Patient access to medicines in two countries with similar health systems and differing medicines policies: Implications from a comprehensive literature review

Zaheer-Ud-Din Babar, Todd Gammie, Ali Seyfoddin, Syed Shahzad Hasan, Louise E. Curley

Research output: Contribution to journalReview articlepeer-review

13 Citations (Scopus)


Countries with similar health systems but different medicines policies might result in substantial medicines usage differences and resultant outcomes. The literature is sparse in this area.

To review pharmaceutical policy research in New Zealand and Australia and discuss differences between the two countries and the impact these differences may have on subsequent medicine access.

A review of the literature (2008-2016) was performed to identify relevant, peer-reviewed articles. Systematic searches were conducted across the six databases MEDLINE, PubMed, Science Direct, Springer Links, Scopus and Google Scholar. A further search of journals of high relevance was also conducted. Using content analysis, a narrative synthesis of pharmaceutical policy research influencing access to medicines in Australia and New Zealand was conducted. The results were critically assessed in the context of policy material available via grey literature from the respective countries.

Key elements regarding pharmaceutical policy were identified from the 35 research papers identified for this review. Through a content analysis, three broad categories of pharmaceutical policy were found, which potentially could influence patient access to medicines in each country; the national health system, pricing and reimbursement. Within these three categories, 9 subcategories were identified: national health policy, pharmacy system, marketing authorization and regulation, prescription to non-prescription medicine switch, orphan drug policies, generic medicine substitution, national pharmaceutical schedule and health technology assessment, patient co-payment and managed entry agreements.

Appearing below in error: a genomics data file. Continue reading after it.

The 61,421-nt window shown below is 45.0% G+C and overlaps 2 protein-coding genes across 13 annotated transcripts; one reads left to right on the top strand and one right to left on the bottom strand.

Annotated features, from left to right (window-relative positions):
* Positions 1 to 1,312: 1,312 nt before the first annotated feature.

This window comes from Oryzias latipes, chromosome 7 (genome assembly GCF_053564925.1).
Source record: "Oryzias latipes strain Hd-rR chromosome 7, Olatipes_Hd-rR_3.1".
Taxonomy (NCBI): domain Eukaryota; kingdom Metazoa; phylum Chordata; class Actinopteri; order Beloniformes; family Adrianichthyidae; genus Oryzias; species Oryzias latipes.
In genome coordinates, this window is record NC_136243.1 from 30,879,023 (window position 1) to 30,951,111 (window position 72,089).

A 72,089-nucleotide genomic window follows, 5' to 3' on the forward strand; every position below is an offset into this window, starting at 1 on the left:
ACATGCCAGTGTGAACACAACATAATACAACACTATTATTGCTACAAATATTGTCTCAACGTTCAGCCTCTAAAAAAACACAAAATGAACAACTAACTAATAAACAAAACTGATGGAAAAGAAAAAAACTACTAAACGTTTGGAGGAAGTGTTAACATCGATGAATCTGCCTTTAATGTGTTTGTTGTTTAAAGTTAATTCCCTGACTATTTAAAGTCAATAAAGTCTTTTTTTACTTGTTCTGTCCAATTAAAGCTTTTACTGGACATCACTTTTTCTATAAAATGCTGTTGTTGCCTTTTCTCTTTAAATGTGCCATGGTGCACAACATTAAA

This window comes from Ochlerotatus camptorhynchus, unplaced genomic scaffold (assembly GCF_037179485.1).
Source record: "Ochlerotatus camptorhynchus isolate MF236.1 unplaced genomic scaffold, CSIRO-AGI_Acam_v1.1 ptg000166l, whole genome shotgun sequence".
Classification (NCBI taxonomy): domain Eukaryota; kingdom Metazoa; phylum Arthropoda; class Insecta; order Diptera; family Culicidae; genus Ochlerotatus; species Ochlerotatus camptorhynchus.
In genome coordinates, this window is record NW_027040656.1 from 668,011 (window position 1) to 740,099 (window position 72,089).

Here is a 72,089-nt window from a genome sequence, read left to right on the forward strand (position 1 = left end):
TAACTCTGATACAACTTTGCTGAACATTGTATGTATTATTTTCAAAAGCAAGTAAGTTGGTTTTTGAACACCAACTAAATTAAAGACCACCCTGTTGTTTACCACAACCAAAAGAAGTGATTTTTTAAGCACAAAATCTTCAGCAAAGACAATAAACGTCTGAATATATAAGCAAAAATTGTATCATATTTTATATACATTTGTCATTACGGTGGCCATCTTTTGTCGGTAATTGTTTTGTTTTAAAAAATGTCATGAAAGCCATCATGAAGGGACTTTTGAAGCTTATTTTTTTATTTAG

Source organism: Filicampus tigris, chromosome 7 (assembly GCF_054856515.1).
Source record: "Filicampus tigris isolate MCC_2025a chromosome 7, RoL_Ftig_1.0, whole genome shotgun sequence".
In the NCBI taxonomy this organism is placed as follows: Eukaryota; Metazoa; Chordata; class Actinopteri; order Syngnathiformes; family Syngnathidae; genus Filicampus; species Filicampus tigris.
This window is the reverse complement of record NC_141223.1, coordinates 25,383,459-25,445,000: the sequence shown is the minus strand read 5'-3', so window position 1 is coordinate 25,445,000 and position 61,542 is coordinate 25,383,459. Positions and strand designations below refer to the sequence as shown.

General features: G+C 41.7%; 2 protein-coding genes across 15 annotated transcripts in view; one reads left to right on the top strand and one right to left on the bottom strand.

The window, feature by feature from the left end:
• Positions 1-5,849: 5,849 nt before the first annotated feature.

This review systematically evaluated the current literature and identified key areas of difference in policy between Australia and NZ. Australia appears to cover and reimburse a greater number of medicines, while New Zealand achieves much lower prices for medicines than their Australian counterparts and has been more successful in controlling national pharmaceutical expenditure. Delays in patient access to new therapies in New Zealand have considerable implications for overall patient access to medicines; however, higher patient co-payments and relative pharmaceutical expenditure in Australia and its effect upon patient access to medicines must also be considered.
Original languageEnglish
Pages (from-to)231-243
Number of pages13
JournalResearch in Social and Administrative Pharmacy
Issue number3
Early online date13 Apr 2018
Publication statusPublished - 1 Mar 2019


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